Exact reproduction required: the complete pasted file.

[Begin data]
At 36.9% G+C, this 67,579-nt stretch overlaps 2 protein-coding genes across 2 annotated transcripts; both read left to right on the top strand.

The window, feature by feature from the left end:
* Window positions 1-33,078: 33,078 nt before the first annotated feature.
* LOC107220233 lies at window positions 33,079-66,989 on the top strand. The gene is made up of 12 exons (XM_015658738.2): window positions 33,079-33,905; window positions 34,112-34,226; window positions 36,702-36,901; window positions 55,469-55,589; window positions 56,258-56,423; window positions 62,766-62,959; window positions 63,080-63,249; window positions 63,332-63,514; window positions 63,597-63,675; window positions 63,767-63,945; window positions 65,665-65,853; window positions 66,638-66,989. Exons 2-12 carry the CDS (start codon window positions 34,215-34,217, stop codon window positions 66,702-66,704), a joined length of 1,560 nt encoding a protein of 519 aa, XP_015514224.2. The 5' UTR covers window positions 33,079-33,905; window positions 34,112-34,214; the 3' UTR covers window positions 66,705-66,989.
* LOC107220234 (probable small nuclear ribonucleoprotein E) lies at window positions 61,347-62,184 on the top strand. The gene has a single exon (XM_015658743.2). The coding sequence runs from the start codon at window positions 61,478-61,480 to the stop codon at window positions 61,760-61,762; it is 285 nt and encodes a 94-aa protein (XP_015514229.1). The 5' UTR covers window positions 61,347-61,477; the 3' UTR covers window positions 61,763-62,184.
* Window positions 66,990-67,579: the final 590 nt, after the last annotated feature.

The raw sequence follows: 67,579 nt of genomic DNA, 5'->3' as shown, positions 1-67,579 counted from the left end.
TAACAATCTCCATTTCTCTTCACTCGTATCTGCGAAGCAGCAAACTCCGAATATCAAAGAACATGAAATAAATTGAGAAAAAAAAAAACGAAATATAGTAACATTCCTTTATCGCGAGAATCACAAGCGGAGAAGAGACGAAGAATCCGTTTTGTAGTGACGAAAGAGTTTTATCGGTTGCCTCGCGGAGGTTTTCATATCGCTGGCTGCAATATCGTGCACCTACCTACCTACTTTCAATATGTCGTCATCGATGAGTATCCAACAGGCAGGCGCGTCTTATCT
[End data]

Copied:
At 36.9% G+C, this 67,579-nt stretch overlaps 2 protein-coding genes across 2 annotated transcripts; both read left to right on the top strand.

The window, feature by feature from the left end:
* Window positions 1-33,078: 33,078 nt before the first annotated feature.
* LOC107220233 lies at window positions 33,079-66,989 on the top strand. The gene is made up of 12 exons (XM_015658738.2): window positions 33,079-33,905; window positions 34,112-34,226; window positions 36,702-36,901; window positions 55,469-55,589; window positions 56,258-56,423; window positions 62,766-62,959; window positions 63,080-63,249; window positions 63,332-63,514; window positions 63,597-63,675; window positions 63,767-63,945; window positions 65,665-65,853; window positions 66,638-66,989. Exons 2-12 carry the CDS (start codon window positions 34,215-34,217, stop codon window positions 66,702-66,704), a joined length of 1,560 nt encoding a protein of 519 aa, XP_015514224.2. The 5' UTR covers window positions 33,079-33,905; window positions 34,112-34,214; the 3' UTR covers window positions 66,705-66,989.
* LOC107220234 (probable small nuclear ribonucleoprotein E) lies at window positions 61,347-62,184 on the top strand. The gene has a single exon (XM_015658743.2). The coding sequence runs from the start codon at window positions 61,478-61,480 to the stop codon at window positions 61,760-61,762; it is 285 nt and encodes a 94-aa protein (XP_015514229.1). The 5' UTR covers window positions 61,347-61,477; the 3' UTR covers window positions 61,763-62,184.
* Window positions 66,990-67,579: the final 590 nt, after the last annotated feature.

The raw sequence follows: 67,579 nt of genomic DNA, 5'->3' as shown, positions 1-67,579 counted from the left end.
TAACAATCTCCATTTCTCTTCACTCGTATCTGCGAAGCAGCAAACTCCGAATATCAAAGAACATGAAATAAATTGAGAAAAAAAAAAACGAAATATAGTAACATTCCTTTATCGCGAGAATCACAAGCGGAGAAGAGACGAAGAATCCGTTTTGTAGTGACGAAAGAGTTTTATCGGTTGCCTCGCGGAGGTTTTCATATCGCTGGCTGCAATATCGTGCACCTACCTACCTACTTTCAATATGTCGTCATCGATGAGTATCCAACAGGCAGGCGCGTCTTATCT